Angel to Vampire!

Osner enters with a song in which he repeatedly exclaims “don’t label me.” Though rather violent in description of what’ll happen if you dare try, this song perfectly encapsulates the notion that we’re each an individual, so a single generalising label cannot capture a lifetime of experiences, feelings and actions.

Osner’s performance is all about encouraging his audience to go after the things they yearn for

Rather than label, it’s better to get to know a person for their own self, their complications, contradictions and true being. In this show Osner sets out to give his audience a real insight into his own character, using a slew of personalities of his own creation. Each comes with their own accent and song and, though not all of them are successful, they each lend a certain charm to the overall performance.

Scattered between character introductions is discussion of various aspects of Osner’s life. His insights are rather lovely, as he explains how he went from working full-time to part-time in order to make way for his true passion, performance. His life story is rather inspiring and cements the theme of the show: yearnings. Osner’s performance is all about encouraging his audience to go after the things they yearn for. This theme relates in well to every character he showcases, making this a truly cohesive show.

Osner’s first character is the least engaging: inspired by Osner’s teenage years this character essentially whines about being perpetually friend-zoned by the various women in his life. The character’s seeming disregard for women is arresting, but ultimately the song really reveals the teenage character’s own cowardice and feelings of emasculation, as he questions his attractiveness and insecurities. This personality’s blues-inspired song is very catchy, and the American accent adopted for the performance was very good. Osner’s fallen Irish arch-angel comes next, and he’s quirky and fun, with an excellent joke to round off his song. The character of the rich man in his 70’s spins a brilliant yarn that truly captures the audience’s attention, and the song “There’s only me to love” is very clever and an excellent listen.

But of all his characters the most arresting by far is Osner’s Vampire Prince. While the earlier characters are written well enough, Osner doesn’t seem to exude much power through them, his performances at times seeming a little lacklustre, with the right words said but in far too soft a tone. From the moment he puts in the Prince’s fangs, however, Osner is transformed and finds new confidence. His voice is stronger and his movements are slicker. I could have watched an entire show based on this character alone, and perhaps will be able to if Osner gets the funding for his film.

All in all, this is an interesting and insightful show that, with some more polish and punch, could be truly excellent. 

Reviews by Ailish George

The Bridewell Theatre

You Can't Take It With You

Southwark Playhouse


Young Vic Theatre

How to Win Against History

Gilded Balloon at the Museum

Night at the Museum

Pleasance Courtyard

Iain Stirling: U OK Hun? X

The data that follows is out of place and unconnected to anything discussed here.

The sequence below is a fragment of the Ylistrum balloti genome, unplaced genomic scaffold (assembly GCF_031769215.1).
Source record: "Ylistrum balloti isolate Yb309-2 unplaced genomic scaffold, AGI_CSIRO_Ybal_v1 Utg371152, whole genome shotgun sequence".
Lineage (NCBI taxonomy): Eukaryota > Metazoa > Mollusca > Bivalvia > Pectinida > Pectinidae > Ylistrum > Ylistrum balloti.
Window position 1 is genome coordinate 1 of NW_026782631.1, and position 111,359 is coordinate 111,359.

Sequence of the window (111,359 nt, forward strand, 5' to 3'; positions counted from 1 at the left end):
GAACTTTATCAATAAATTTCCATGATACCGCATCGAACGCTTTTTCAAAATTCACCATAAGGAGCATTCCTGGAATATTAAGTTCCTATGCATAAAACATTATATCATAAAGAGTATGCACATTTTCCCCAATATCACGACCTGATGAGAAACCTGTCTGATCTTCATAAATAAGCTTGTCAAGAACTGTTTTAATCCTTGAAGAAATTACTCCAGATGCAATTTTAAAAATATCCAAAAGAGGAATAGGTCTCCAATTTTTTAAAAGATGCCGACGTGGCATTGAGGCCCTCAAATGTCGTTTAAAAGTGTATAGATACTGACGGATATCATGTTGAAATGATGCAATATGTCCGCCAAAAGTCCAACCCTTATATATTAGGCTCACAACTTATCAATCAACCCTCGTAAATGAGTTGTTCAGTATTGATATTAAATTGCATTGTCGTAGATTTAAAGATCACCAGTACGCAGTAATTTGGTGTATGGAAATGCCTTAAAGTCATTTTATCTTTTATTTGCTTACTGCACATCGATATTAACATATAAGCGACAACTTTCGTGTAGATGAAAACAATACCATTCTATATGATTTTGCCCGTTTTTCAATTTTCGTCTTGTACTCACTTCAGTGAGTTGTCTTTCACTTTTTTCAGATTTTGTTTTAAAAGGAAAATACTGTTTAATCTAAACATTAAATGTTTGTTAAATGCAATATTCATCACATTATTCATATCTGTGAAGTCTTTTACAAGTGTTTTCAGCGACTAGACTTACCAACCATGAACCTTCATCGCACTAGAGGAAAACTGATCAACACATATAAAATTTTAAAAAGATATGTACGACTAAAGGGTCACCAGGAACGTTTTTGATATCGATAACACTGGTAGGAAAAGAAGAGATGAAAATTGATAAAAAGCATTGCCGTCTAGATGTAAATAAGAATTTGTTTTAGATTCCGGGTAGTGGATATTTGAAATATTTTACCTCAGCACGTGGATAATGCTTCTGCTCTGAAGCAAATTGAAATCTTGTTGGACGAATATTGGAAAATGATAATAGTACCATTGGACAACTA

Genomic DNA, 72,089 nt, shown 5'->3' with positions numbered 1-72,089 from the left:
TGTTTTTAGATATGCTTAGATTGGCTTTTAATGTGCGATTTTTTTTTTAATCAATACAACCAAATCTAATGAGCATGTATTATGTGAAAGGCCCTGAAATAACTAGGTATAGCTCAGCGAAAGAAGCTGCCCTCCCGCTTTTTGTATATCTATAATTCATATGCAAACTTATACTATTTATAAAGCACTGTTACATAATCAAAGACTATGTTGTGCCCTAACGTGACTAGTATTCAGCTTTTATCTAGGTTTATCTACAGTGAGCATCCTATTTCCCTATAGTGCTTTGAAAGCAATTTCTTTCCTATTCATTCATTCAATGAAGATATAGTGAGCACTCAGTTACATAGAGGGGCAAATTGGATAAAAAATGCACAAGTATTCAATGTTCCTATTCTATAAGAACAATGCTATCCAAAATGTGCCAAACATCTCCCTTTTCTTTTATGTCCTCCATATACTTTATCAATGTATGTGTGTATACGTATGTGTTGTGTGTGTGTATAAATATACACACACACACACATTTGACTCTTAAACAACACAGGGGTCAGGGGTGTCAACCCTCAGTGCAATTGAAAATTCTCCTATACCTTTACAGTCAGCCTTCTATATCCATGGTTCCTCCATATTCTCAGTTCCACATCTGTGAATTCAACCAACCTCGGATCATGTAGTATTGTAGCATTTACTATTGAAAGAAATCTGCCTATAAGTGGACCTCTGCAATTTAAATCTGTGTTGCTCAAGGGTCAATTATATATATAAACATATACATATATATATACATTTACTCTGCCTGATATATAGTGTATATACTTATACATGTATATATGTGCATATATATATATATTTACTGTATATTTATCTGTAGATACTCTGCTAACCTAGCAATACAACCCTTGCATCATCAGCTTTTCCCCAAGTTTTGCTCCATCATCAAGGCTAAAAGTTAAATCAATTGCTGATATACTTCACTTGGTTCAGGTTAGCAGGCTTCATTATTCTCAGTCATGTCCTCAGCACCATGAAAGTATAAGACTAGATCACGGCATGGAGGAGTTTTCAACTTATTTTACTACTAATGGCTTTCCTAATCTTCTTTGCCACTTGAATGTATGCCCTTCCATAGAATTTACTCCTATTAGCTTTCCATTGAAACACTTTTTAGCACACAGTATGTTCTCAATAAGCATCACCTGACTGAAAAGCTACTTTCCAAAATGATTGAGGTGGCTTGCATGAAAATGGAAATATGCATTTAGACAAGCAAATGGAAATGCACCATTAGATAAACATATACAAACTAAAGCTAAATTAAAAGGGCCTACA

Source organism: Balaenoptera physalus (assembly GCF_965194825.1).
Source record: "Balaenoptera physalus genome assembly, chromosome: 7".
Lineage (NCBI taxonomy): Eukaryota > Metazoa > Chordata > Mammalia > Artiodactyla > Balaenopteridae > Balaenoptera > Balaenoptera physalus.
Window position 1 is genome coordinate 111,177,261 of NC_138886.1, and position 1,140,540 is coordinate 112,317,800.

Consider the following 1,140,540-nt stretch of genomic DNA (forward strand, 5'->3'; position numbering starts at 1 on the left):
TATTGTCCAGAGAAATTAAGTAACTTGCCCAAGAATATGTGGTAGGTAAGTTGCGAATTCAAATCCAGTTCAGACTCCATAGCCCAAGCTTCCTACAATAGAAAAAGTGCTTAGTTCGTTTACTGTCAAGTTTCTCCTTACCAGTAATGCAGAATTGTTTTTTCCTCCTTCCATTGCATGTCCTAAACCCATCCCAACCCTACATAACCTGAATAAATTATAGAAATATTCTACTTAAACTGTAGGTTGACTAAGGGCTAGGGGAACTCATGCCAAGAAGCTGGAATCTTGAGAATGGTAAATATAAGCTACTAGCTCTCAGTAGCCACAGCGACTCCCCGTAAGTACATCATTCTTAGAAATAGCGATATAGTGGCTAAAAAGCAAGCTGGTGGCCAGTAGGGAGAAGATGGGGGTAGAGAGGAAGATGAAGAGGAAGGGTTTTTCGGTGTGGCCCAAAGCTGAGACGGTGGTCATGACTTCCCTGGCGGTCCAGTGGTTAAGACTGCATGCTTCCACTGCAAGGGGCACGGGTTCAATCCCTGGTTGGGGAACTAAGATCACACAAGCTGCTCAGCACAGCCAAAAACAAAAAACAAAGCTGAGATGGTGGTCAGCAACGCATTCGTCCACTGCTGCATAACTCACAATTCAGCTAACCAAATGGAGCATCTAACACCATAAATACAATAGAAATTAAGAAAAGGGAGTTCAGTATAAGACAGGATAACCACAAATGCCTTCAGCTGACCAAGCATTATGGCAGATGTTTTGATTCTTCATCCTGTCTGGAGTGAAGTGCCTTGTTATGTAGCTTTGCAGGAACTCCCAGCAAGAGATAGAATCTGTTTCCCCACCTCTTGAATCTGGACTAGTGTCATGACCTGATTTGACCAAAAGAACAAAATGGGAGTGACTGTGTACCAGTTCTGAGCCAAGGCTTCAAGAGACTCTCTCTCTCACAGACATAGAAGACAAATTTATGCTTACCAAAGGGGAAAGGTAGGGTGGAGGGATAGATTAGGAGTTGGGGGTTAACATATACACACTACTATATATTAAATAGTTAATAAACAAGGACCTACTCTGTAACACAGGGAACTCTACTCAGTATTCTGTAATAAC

Since you’re here…

… we have a small favour to ask. We don't want your money to support a hack's bar bill at Abattoir, but if you have a pound or two spare, we really encourage you to support a good cause. If this review has either helped you discover a gem or avoid a turkey, consider doing some good that will really make a difference.

You can donate to the charity of your choice, but if you're looking for inspiration, there are three charities we really like.

Mama Biashara
Kate Copstick’s charity, Mama Biashara, works with the poorest and most marginalised people in Kenya. They give grants to set up small, sustainable businesses that bring financial independence and security. That five quid you spend on a large glass of House White? They can save someone’s life with that. And the money for a pair of Air Jordans? Will take four women and their fifteen children away from a man who is raping them and into a new life with a moneymaking business for Mum and happiness for the kids.
Donate to Mama Biashara now

Theatre MAD
The Make A Difference Trust fights HIV & AIDS one stage at a time. Their UK and International grant-making strategy is based on five criteria that raise awareness, educate, and provide care and support for the most vulnerable in society. A host of fundraising events, including Bucket Collections, Late Night Cabarets, West End Eurovision, West End Bares and A West End Christmas continue to raise funds for projects both in the UK and Sub-Saharan Africa.
Donate to Theatre MAD now

Acting For Others
Acting for Others provides financial and emotional support to all theatre workers in times of need through the 14 member charities. During the COVID-19 crisis Acting for Others have raised over £1.7m to support theatre workers affected by the pandemic.
Donate to Acting For Others now



The Blurb

Original and dramatic, with songs and stories by characters ranging from a discontented angel to a vampire, depicting the trials and tribulations of modern life. You will laugh, you might cry! A bundle of entertainment. ‘Sometimes serious, sometimes humorous, but always hugely entertaining, an unquestionably excellent evening’ ( ‘Osner's pieces are original, imaginative, and heavily character driven… a charming and entertaining show filled with warmth and performed with cheeky panache' ( ‘I am left feeling grateful for the pleasure of a proper entertainment show done well’ (

Most Popular See More


From £30.00

More Info

Find Tickets

Frozen the Musical

From £36.00

More Info

Find Tickets

The Play That Goes Wrong

From £27.00

More Info

Find Tickets

The Lion King

From £46.00

More Info

Find Tickets

Tina - The Tina Turner Musical

From £12.00

More Info

Find Tickets

Matilda the Musical

From £24.00

More Info

Find Tickets